1. The Enabling Act and article 16, section 1 of the Washington Constitution constitute a declaration of trust with regard to the property granted to the State by the United States in the Enabling Act. The constitutional trust established in article 16, section 1 does not apply to land donated to the Washington Territory that was not confirmed or reconveyed to the State in the Enabling Act. 2. The State's ability to use or transfer property acquired from the United States by grant is limited by any restrictions contained in the federal grant. However, since title to the property rests with the State, it may use or transfer the property as it chooses, so long as the State's use or transfer conforms to the restrictions in the grant. 3. Under RCW 79.01.006(2), federal restrictions on property, that limit its use to public recreational and other specific purposes, are binding conditions that conflict with other provisions of RCW 79.01.006. Therefore, property subject to such restrictions is not included in the corpus of the educational, penal, and reformatory institution account pursuant to chapter 79.01 RCW.
1. The state does not own and has no interest in rents that do, and insurance proceeds that may, accrue from a dock built by a first class city on a public place in a harbor area. 2. First class city may pay expenses of maintenance, repair and insurance on a municipal dock.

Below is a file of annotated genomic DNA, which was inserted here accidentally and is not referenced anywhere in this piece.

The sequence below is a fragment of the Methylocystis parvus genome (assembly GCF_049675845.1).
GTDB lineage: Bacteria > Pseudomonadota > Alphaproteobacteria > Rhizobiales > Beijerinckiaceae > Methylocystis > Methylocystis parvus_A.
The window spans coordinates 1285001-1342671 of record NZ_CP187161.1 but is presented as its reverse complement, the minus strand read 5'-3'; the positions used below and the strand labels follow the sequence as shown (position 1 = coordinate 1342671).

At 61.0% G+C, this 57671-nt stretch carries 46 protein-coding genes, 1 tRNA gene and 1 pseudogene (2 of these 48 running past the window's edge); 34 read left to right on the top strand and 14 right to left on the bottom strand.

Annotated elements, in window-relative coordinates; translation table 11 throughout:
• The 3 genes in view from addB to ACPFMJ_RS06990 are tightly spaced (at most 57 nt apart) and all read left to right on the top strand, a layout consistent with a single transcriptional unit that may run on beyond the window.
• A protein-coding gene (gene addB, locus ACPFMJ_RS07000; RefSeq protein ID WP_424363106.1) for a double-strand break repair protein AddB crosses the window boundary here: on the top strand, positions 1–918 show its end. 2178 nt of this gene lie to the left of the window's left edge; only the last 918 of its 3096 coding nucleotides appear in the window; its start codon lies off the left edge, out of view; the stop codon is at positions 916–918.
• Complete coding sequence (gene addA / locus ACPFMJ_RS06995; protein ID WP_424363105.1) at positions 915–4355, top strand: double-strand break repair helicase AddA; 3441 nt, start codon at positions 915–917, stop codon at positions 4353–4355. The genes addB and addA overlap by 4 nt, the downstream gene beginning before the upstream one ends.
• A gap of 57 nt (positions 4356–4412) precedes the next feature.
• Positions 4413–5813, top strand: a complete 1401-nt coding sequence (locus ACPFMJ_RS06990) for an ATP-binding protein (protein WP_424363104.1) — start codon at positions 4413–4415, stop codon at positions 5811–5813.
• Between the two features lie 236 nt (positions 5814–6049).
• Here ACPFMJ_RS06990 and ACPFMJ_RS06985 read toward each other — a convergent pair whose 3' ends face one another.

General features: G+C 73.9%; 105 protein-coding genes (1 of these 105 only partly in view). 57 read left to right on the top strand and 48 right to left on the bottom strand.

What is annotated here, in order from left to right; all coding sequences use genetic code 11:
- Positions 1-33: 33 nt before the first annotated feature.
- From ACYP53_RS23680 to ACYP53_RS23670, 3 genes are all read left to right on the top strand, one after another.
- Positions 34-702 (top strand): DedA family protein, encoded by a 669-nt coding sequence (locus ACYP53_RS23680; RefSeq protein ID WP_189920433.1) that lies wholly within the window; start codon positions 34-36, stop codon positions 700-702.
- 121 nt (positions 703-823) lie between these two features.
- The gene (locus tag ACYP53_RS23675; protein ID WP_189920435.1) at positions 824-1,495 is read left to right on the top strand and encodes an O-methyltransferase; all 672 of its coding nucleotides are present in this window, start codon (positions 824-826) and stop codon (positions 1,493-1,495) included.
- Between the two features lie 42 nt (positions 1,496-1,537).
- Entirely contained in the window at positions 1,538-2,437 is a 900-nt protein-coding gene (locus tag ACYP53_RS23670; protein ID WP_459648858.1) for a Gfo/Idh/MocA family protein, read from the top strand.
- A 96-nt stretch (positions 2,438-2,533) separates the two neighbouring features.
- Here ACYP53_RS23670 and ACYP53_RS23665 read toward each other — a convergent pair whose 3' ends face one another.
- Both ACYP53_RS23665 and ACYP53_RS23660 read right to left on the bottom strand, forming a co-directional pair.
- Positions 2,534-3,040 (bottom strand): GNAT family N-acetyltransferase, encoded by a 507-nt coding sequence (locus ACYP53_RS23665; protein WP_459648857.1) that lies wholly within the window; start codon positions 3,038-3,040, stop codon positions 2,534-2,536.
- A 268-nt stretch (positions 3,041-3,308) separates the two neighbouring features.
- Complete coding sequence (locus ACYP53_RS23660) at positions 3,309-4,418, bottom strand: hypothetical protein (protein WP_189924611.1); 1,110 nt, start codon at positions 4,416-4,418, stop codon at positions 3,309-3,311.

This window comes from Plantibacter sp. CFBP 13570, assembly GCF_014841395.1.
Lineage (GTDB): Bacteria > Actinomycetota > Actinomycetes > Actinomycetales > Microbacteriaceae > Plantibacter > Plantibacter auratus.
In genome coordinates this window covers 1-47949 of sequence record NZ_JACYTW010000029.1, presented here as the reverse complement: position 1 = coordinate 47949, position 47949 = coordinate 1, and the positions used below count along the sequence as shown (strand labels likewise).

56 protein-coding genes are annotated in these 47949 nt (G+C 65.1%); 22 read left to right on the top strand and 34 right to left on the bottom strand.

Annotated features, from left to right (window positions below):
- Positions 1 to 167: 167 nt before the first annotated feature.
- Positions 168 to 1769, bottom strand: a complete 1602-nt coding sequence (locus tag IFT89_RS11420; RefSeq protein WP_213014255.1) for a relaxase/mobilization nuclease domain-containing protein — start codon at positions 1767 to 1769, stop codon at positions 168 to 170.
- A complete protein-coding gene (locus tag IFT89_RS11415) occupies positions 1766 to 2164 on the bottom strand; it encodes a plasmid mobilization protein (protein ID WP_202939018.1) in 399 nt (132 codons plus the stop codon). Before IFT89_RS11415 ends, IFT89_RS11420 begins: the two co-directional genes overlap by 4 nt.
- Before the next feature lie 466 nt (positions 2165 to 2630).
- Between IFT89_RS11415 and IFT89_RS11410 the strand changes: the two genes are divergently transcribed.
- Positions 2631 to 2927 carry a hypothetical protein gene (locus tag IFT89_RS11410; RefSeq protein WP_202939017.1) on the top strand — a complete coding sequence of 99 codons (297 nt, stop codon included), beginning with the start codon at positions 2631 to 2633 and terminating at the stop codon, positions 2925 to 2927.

1. The Enabling Act facilitating the admission of Washington into the union (25 Stat. 676) is a limitation on state legislative authority and requires that federal grant lands be held in trust; exercises of legislative authority over federal grant lands will be tested by fiduciary principles. 2. Common law trust principles are instructive with respect to the administration of federal trust lands by the State, but the Legislature's management decisions are accorded a deference not granted a private trustee because of the presumption of constitutionality that applies to exercises of state legislative authority. 3. Federal and state laws of general application (such as the Endangered Species Act) apply to federal grant lands administered by the State. 4. The State's duties as trustee of federal grant lands run separately to each trust; joint administration is permissible where it serves the interests of each trust, so long as each trust is separately accounted for. 5. The State must separately account for each federal land grant trust, and maintain separate funds or accounts to that end. 6. The Legislature may lawfully delegate to the Department of Natural Resources and the Commissioner of Public Lands a role in administering forest lands within the State, including federal grant lands, while simultaneously authorizing the same agency and officer to play a role in regulating such lands. 7. In its administration of federal trust lands, the Department of Natural Resources is not subject to chapters 11.98, 11.100, 11.106 or 11.110 RCW. 8. The Department of Natural Resources has the authority to satisfy the requirements of the Endangered Species Act by entering into a long-term management plan, so long as the plan does not violate the Department's common law or statutory duties regarding the federal grant land trusts. 9. The exercise of discretion by the Department of Natural Resources with respect to administration of federal grant lands will be tested against an abuse of discretion standard; as against a trust beneficiary, principles regarding a trustee's exercise of discretion would apply, while as against a non-beneficiary, principles of administrative law would apply.